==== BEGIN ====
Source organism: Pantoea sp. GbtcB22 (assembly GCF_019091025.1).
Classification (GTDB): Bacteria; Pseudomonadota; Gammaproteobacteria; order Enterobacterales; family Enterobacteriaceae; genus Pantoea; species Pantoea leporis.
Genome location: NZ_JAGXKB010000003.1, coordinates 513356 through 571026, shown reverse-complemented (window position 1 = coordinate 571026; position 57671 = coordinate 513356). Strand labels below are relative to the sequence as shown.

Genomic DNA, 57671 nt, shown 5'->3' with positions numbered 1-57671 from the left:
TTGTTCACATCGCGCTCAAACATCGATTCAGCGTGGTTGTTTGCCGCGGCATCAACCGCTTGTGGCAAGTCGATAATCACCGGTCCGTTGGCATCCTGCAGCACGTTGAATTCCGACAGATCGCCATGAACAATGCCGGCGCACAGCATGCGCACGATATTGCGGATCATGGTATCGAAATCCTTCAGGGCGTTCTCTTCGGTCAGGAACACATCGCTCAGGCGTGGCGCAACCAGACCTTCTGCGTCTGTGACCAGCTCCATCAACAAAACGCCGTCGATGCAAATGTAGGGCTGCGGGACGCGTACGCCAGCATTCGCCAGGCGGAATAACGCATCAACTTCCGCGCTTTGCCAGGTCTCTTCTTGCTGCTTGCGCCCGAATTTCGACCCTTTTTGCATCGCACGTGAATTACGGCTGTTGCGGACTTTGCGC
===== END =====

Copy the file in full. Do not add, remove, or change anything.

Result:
Source organism: Pantoea sp. GbtcB22 (assembly GCF_019091025.1).
Classification (GTDB): Bacteria; Pseudomonadota; Gammaproteobacteria; order Enterobacterales; family Enterobacteriaceae; genus Pantoea; species Pantoea leporis.
Genome location: NZ_JAGXKB010000003.1, coordinates 513356 through 571026, shown reverse-complemented (window position 1 = coordinate 571026; position 57671 = coordinate 513356). Strand labels below are relative to the sequence as shown.

Genomic DNA, 57671 nt, shown 5'->3' with positions numbered 1-57671 from the left:
TTGTTCACATCGCGCTCAAACATCGATTCAGCGTGGTTGTTTGCCGCGGCATCAACCGCTTGTGGCAAGTCGATAATCACCGGTCCGTTGGCATCCTGCAGCACGTTGAATTCCGACAGATCGCCATGAACAATGCCGGCGCACAGCATGCGCACGATATTGCGGATCATGGTATCGAAATCCTTCAGGGCGTTCTCTTCGGTCAGGAACACATCGCTCAGGCGTGGCGCAACCAGACCTTCTGCGTCTGTGACCAGCTCCATCAACAAAACGCCGTCGATGCAAATGTAGGGCTGCGGGACGCGTACGCCAGCATTCGCCAGGCGGAATAACGCATCAACTTCCGCGCTTTGCCAGGTCTCTTCTTGCTGCTTGCGCCCGAATTTCGACCCTTTTTGCATCGCACGTGAATTACGGCTGTTGCGGACTTTGCGC